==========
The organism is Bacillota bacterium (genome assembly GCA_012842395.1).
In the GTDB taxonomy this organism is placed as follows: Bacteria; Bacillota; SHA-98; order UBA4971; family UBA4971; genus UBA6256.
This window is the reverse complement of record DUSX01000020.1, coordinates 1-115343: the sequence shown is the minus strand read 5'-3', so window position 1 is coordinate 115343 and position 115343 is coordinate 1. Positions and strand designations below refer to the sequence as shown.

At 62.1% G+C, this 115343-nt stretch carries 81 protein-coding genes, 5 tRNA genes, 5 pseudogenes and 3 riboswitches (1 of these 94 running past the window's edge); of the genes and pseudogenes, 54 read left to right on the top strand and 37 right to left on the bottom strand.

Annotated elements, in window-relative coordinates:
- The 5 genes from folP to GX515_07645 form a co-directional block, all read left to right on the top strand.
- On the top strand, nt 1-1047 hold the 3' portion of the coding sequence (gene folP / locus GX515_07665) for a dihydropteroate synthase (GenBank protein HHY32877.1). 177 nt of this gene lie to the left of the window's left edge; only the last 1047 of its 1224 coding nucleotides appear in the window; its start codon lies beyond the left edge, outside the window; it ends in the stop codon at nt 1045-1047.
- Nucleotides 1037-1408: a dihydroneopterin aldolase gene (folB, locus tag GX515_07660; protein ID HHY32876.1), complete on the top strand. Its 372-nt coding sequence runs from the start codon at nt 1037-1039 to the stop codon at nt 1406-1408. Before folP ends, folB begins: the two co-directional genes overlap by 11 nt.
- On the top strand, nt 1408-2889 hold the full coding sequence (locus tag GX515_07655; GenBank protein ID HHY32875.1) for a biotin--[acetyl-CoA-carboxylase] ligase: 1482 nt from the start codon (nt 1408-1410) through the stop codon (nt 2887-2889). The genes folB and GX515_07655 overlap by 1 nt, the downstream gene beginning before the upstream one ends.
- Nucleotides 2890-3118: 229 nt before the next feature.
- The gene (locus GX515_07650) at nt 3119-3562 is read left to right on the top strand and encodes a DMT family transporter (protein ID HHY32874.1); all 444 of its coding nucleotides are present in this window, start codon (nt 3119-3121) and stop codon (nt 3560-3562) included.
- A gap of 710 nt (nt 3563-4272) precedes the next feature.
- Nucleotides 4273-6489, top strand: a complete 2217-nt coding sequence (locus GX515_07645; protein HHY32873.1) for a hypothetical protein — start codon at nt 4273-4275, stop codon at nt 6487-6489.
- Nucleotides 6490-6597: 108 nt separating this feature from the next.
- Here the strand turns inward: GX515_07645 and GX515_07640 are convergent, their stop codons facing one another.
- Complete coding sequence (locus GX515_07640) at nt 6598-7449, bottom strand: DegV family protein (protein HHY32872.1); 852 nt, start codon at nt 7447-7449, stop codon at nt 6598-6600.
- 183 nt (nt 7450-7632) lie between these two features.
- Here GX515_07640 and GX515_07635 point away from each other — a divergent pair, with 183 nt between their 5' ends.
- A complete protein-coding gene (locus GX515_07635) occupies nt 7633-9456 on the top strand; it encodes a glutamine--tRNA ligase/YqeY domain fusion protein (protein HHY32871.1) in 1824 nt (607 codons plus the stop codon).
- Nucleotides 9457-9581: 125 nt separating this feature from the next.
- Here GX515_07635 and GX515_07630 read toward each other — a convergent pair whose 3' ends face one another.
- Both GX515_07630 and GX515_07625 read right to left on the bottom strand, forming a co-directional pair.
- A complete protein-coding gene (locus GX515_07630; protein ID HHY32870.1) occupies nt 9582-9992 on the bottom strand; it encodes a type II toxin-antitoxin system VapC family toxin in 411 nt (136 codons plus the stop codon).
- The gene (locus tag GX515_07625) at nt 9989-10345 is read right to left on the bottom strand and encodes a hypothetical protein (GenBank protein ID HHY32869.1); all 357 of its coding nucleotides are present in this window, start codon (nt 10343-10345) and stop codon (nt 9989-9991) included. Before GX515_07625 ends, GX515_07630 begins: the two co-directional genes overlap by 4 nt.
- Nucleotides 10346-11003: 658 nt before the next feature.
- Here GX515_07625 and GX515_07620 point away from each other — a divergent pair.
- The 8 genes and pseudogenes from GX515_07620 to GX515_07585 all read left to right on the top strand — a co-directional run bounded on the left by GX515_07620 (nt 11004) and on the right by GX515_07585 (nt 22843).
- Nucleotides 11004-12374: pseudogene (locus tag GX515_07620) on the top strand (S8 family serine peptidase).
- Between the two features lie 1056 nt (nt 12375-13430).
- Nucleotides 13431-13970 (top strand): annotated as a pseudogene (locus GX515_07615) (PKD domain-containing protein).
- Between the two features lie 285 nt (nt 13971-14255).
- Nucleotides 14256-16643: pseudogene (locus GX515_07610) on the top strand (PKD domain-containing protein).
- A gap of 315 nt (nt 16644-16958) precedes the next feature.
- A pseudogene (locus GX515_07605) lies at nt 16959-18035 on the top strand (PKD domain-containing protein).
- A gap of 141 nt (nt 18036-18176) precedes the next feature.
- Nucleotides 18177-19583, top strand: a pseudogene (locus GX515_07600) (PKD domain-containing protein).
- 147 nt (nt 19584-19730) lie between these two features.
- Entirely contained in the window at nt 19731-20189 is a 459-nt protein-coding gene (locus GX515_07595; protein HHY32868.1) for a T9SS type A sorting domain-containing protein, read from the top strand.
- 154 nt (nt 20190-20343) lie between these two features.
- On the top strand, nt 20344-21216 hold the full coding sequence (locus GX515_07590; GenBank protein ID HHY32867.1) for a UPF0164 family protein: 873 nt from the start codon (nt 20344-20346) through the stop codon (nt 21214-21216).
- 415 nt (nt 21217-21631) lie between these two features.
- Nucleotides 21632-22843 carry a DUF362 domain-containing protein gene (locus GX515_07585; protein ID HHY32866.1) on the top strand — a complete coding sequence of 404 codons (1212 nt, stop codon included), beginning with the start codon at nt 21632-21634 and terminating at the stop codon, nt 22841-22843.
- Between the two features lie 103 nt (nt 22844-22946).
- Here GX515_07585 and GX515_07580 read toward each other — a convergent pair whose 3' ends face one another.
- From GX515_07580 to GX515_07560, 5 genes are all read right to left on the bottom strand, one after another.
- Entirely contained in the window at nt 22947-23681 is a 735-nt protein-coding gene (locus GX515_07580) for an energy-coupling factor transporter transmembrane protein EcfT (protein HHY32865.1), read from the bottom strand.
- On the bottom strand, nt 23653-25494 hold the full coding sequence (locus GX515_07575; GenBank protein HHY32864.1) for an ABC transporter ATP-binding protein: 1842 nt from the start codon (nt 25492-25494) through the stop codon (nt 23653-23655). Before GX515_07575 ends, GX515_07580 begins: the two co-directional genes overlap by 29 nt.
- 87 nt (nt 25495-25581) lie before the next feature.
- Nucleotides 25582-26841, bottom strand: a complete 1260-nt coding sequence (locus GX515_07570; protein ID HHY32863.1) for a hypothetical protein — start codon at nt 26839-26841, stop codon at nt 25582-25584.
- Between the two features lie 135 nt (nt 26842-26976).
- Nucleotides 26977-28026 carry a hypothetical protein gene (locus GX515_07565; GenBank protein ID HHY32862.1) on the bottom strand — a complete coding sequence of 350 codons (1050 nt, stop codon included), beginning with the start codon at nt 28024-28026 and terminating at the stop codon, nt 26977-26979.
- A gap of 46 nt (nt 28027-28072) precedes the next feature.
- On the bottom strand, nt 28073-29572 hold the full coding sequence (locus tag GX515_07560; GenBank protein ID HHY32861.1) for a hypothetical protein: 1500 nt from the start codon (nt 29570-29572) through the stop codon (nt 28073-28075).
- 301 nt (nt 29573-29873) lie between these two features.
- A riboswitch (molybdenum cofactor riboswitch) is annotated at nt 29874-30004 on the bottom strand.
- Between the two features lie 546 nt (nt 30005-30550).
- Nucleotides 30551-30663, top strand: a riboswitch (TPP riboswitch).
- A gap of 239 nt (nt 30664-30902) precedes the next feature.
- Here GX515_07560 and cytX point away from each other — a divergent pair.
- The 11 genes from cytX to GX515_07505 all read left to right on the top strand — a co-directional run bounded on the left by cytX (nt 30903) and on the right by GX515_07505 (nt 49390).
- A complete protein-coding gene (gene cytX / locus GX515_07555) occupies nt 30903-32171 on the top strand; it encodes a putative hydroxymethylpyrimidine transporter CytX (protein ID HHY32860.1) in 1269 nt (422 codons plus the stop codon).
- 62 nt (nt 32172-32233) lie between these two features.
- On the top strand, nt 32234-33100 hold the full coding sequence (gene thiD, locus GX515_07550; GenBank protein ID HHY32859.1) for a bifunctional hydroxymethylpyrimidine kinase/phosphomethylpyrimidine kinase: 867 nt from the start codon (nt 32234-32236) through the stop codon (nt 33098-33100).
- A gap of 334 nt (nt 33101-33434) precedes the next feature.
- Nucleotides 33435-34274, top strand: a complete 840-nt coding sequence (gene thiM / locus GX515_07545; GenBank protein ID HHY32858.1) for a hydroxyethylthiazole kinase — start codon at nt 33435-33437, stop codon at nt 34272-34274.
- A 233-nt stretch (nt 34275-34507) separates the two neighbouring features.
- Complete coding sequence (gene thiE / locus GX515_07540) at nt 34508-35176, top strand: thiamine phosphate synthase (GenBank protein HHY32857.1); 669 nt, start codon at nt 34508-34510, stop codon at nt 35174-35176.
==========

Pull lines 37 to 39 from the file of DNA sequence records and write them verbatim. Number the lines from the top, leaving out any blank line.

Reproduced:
- 147 nt (nt 19584-19730) lie between these two features.
- Entirely contained in the window at nt 19731-20189 is a 459-nt protein-coding gene (locus GX515_07595; protein HHY32868.1) for a T9SS type A sorting domain-containing protein, read from the top strand.
- 154 nt (nt 20190-20343) lie between these two features.